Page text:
Online poker companies will now be considered when licenses to offer online gambling in the German state of Schleswig-Holstein (SH) are issued, as Interior Minister Andreas Breitner reportedly now understands that he can “no longer exclude the rightful licensing” of online poker, alongside other gambling such as sportsbetting and casino games.
Seven licenses have been issued so far in SH: Three back in May and four more issued a week later. All of them have been sports betting licenses—recipients include bwin.party, Bet365 and Betfair—although of the 40 applicants on the list, 14 are for poker and casino games.
The new ruling coalition party, who came to power just days after the first licenses were issued, have historically been opposed to the liberal licensing system, and is looking to repeal the law and join the other 15 states in a new law that issues a limited number of sportsbetting licenses but bans online poker. This law was ratified back in June but has had little effect on the industry.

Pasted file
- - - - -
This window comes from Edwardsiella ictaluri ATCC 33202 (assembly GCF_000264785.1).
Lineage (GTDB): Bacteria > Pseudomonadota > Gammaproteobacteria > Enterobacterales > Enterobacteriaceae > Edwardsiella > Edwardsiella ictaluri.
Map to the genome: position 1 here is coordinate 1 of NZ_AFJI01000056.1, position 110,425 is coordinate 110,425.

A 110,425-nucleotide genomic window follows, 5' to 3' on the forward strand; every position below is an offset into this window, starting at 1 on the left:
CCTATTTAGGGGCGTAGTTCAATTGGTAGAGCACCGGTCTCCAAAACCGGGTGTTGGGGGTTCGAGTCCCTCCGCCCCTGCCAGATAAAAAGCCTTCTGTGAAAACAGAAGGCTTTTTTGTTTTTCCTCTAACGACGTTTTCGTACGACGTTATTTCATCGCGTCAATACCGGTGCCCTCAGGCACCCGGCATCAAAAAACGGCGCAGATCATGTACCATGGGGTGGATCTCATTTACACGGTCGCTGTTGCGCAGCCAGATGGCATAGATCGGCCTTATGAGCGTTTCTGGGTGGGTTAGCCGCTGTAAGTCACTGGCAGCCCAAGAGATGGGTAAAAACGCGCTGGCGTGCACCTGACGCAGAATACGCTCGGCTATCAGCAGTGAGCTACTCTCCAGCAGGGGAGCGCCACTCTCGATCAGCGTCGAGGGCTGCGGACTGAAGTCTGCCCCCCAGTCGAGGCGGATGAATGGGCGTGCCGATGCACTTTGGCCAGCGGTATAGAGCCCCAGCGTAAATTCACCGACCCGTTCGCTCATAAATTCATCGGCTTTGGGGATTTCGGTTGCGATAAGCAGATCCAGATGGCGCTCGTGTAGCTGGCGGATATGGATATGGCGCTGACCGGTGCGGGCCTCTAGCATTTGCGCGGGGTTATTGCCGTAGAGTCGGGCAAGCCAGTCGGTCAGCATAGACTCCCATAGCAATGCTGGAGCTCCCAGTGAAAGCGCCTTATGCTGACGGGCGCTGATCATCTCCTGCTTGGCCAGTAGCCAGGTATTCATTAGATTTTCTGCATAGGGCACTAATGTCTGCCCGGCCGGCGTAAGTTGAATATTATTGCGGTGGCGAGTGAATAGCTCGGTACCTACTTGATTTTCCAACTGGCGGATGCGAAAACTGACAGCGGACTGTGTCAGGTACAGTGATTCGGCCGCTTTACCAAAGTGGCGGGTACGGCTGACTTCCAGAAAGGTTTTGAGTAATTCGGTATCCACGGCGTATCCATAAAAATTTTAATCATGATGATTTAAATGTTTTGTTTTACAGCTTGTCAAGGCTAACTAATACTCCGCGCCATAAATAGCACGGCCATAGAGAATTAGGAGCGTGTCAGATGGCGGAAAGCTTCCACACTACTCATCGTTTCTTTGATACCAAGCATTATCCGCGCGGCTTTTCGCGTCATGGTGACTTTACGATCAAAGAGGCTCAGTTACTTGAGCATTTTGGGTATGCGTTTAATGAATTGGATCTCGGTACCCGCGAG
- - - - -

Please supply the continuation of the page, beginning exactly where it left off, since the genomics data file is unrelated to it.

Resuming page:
The ruling coalition initially considered repealing the seven licenses issued, a process that faces serious legal challenges. It later admitted that not only would repealing existing licenses be unworkable, but that it could not prevent new licenses from being issued before the legislation is repealed. Up to six new licenses will be awarded this month.
This week’s statement further softens the stance of the party. According to a statement by CDU politician Hans-Jörn Arp, speaking to German publication Games und Business, Andreas Breitner is no longer opposed to online poker companies receiving licenses. Arp also urges them to not stall on issuing rightful licenses to applicants.
“It would be a huge embarrassment if the State’s government would be overruled by the courts for opposing a standing law,” commented Arp.
He also added that the number of players playing online poker is “rapidly rising,” and there was the need for clear guidelines in the law to protect young players and prevent addiction. Currently, German players are afforded less protection for playing on offshore sites, he argues, stating “Malta is only a mouse-click away.”